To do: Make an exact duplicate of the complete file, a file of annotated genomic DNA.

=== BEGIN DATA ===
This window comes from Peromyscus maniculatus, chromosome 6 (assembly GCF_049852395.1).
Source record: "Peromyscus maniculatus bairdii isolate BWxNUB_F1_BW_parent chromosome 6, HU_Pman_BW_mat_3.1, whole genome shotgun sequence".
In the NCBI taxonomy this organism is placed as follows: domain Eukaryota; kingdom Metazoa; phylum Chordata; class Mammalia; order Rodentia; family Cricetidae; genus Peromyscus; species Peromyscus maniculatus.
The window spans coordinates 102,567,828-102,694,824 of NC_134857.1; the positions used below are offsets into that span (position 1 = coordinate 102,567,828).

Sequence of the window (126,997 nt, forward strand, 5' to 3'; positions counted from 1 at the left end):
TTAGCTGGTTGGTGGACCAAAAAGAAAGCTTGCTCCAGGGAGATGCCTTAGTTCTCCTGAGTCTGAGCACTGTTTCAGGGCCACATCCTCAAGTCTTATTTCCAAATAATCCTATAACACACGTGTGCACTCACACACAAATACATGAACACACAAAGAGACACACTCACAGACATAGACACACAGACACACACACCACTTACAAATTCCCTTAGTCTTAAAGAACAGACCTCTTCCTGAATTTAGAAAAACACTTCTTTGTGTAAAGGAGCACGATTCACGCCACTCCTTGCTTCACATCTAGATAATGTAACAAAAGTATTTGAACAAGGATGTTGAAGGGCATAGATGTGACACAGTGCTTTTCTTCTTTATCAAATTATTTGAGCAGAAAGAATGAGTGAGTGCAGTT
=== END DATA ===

This window comes from Peromyscus maniculatus, chromosome 6 (assembly GCF_049852395.1).
Source record: "Peromyscus maniculatus bairdii isolate BWxNUB_F1_BW_parent chromosome 6, HU_Pman_BW_mat_3.1, whole genome shotgun sequence".
In the NCBI taxonomy this organism is placed as follows: domain Eukaryota; kingdom Metazoa; phylum Chordata; class Mammalia; order Rodentia; family Cricetidae; genus Peromyscus; species Peromyscus maniculatus.
The window spans coordinates 102,567,828-102,694,824 of NC_134857.1; the positions used below are offsets into that span (position 1 = coordinate 102,567,828).

Sequence of the window (126,997 nt, forward strand, 5' to 3'; positions counted from 1 at the left end):
TTAGCTGGTTGGTGGACCAAAAAGAAAGCTTGCTCCAGGGAGATGCCTTAGTTCTCCTGAGTCTGAGCACTGTTTCAGGGCCACATCCTCAAGTCTTATTTCCAAATAATCCTATAACACACGTGTGCACTCACACACAAATACATGAACACACAAAGAGACACACTCACAGACATAGACACACAGACACACACACCACTTACAAATTCCCTTAGTCTTAAAGAACAGACCTCTTCCTGAATTTAGAAAAACACTTCTTTGTGTAAAGGAGCACGATTCACGCCACTCCTTGCTTCACATCTAGATAATGTAACAAAAGTATTTGAACAAGGATGTTGAAGGGCATAGATGTGACACAGTGCTTTTCTTCTTTATCAAATTATTTGAGCAGAAAGAATGAGTGAGTGCAGTT